13. Becker, Fear of God, 155–68.

14. Fiey, J.-M., “Topographie Chrétienne de Mahozé,” L'Orient Syrien 12 (1967): 397420Google Scholar, repr., Communautés syriaques en Iran et Irak des origins à 1552 (London: Variorum, 1979), chap. 9; and Becker, Fear of God, 157–59.

15. The sources are thin, and there is no chronological overlap. However, because Nisibis shows up in rabbinic sources, some have tried to draw connections to the Christian school there. Rabbi Yehudah ben Bathyra, a first-century rabbi (Tanna), is said to have been an agent in charge of the transfer of Temple funds from Jews in the region of Nisibis to Jerusalem. See, e.g., Neusner, Jacob, History of the Jews in Babylonia (Leiden: Brill, 1965–), 1:4348Google Scholar.

16. For a similar comparative point, see Becker, Fear of God, 167.

17. Goodblatt, David, Rabbinic Instruction in Sasanian Babylonia (Leiden: Brill, 1975)Google Scholar, e.g., 267–72. For the fully developed geonic academies, see Brody, Robert, The Geonim of Babylonia and the Shaping of Medieval Jewish Culture (New Haven, CT: Yale University Press, 1998)Google Scholar. For a recent elementary discussion of rabbinic Babylonia, see Gafni, Isaiah, “Babylonian Rabbinic Culture,” in Culture of the Jews, vol. 1, Mediterranean Origins, ed. Biale, David (New York: Schocken, 2002), 223–65Google Scholar.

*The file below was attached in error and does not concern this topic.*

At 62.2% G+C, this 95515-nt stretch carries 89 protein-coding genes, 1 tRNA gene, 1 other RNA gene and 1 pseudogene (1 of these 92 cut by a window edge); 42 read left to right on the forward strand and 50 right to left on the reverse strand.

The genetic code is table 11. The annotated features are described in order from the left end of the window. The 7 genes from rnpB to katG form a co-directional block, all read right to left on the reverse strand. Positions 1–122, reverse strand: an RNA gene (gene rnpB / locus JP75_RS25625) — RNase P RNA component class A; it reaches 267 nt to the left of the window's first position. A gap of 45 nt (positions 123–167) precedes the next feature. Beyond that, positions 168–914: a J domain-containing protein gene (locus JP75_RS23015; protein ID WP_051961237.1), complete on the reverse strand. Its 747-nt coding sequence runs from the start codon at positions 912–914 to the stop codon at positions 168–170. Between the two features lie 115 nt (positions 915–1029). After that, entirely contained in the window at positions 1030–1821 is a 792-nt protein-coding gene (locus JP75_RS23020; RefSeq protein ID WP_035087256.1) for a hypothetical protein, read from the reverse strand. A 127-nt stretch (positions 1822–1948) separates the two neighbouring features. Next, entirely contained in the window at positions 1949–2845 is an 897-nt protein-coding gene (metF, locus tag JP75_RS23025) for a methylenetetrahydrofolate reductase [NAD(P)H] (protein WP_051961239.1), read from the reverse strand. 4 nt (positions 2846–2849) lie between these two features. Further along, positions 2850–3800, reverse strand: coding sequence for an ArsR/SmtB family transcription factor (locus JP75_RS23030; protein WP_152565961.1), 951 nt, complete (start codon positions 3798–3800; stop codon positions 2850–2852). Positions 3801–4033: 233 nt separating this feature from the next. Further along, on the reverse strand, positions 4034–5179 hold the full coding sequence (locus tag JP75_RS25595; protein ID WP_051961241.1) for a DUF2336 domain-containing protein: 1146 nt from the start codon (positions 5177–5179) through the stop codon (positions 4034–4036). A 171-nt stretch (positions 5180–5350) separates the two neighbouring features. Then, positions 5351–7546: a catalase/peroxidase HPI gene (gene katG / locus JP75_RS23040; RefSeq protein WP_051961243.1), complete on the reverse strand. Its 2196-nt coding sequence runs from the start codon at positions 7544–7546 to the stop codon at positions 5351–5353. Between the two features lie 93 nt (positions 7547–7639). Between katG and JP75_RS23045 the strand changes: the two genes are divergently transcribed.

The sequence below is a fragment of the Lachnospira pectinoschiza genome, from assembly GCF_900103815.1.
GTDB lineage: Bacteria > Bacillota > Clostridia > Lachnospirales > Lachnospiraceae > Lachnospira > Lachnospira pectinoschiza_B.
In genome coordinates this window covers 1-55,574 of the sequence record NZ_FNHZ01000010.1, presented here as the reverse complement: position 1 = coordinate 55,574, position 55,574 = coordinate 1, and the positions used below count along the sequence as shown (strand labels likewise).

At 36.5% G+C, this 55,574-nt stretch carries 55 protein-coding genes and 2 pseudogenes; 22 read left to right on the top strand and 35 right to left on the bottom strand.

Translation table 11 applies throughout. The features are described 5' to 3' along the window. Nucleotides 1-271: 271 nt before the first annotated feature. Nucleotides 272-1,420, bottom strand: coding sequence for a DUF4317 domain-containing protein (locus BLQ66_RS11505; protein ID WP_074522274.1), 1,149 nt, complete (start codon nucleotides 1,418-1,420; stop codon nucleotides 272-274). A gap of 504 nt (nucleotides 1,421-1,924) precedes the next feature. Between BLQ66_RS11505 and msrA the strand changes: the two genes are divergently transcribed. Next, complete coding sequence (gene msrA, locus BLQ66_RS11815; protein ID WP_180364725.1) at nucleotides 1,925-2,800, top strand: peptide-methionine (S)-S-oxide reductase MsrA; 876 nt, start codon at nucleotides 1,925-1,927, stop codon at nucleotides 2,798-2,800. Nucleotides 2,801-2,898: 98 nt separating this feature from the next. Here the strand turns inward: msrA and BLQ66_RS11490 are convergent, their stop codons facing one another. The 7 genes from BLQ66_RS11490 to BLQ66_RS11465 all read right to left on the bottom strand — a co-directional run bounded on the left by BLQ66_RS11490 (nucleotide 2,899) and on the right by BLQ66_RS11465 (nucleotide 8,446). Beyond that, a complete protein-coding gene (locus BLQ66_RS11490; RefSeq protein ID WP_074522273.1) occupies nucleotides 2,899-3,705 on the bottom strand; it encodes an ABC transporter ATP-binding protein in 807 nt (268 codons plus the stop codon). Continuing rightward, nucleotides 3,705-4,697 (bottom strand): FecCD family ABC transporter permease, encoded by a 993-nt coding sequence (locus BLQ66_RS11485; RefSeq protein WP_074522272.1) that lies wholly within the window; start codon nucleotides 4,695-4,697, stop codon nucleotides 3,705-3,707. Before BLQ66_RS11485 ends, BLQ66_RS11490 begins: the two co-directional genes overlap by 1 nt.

18. Note also that the rabbinic usage of the term for a portion of text can also be found in the Syriac sources, particularly for a liturgical portion or part of the Psalter; see, e.g., Smith, J. Payne, ed., A Compendious Syriac Dictionary (Winona Lake, IN: Eisenbrauns, 1998), 260Google Scholar, cf. Gr. káthisma.

19. Goodblatt, David, “Local Traditions in the Bavli,” Hebrew Union College Annual 48 (1977): 187217Google Scholar.

20. Miller, Stuart S., Sages and Commoners in Late Antique ’Ereẓ Israel: A Philological Inquiry into Local Traditions in Talmud Yerushalmi (Tübingen: Mohr Siebeck, 2006)Google Scholar; and Hezser, Catherine, The Social Structure of the Rabbinic Movement in Roman Palestine (Tübingen: Mohr Siebeck, 1997)Google Scholar.

21. See, e.g., Gafni, I. M., “Yeshivah u-Metivta” (Yeshivah and Metivta), Zion 43 (1978): 1237Google Scholar. Gafni's 1978 dissertation at the Hebrew University was on the Babylonian yeshivah.

22. Gafni, I. M., Yehude Bavel bi-tekufat ha-Talmud: ḥaye ha-ḥevrah veha-ruaḥ [The Jews of Babylonia in the Talmudic Era: A Social and Cultural History] (Jerusalem: Merkaz Zalman Shazar, 1990)Google Scholar.

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24. Ephrat, Daphna and Elman, Yaakov, “Orality and the Institutionalization of Tradition: The Growth of the Geonic Yeshiva and the Islamic Madrasa,” in Transmitting Jewish Traditions: Orality, Textuality, and Cultural Diffusion, ed. Elman, Yaakov and Gershoni, Israel (New Haven, CT: Yale University Press, 2000), 109110Google Scholar.

25. Goodblatt, David, “The History of the Babylonian Academies,” in The Cambridge History of Judaism, vol. 4, The Late Roman-Rabbinic Period, ed. Katz, Steven T. (Cambridge: Cambridge University Press, 2006), 821–39Google Scholar. There is also a summary of this exchange in R. S. Chapin, “Mesopotamian Scholasticism: A Comparison of the Jewish and Christian ‘Schools’” (DHL thesis, Hebrew Union College, 1990).

26. Rubenstein, Jeffrey L., ed., Creation and Composition: The Contribution of the Bavli Redactors (Stammaim) to the Aggada (Tübingen: Mohr Siebeck, 2005)Google Scholar.